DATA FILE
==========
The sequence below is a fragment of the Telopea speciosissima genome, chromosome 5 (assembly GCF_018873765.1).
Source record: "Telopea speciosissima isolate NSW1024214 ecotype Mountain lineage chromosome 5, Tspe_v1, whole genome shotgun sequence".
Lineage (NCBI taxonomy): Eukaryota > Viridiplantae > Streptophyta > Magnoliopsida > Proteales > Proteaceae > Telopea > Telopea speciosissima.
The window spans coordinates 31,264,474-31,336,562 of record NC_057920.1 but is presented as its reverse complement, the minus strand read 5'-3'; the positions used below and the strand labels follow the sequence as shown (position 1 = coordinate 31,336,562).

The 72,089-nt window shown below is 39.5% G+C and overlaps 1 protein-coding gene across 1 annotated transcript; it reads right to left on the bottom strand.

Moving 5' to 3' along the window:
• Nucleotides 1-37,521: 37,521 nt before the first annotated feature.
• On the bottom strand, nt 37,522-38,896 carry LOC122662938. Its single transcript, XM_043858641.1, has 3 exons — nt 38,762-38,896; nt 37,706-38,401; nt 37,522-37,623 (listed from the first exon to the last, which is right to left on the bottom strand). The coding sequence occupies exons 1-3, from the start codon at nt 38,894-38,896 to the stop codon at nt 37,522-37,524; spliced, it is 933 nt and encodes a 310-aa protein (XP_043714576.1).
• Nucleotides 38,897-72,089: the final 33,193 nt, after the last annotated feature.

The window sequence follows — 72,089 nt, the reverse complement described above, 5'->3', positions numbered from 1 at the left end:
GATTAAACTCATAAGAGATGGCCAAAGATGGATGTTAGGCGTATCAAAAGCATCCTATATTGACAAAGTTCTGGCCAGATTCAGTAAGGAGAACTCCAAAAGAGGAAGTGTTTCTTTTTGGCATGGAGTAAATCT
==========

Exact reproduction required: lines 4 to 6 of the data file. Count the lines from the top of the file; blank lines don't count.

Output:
The window spans coordinates 31,264,474-31,336,562 of record NC_057920.1 but is presented as its reverse complement, the minus strand read 5'-3'; the positions used below and the strand labels follow the sequence as shown (position 1 = coordinate 31,336,562).

The 72,089-nt window shown below is 39.5% G+C and overlaps 1 protein-coding gene across 1 annotated transcript; it reads right to left on the bottom strand.

Moving 5' to 3' along the window: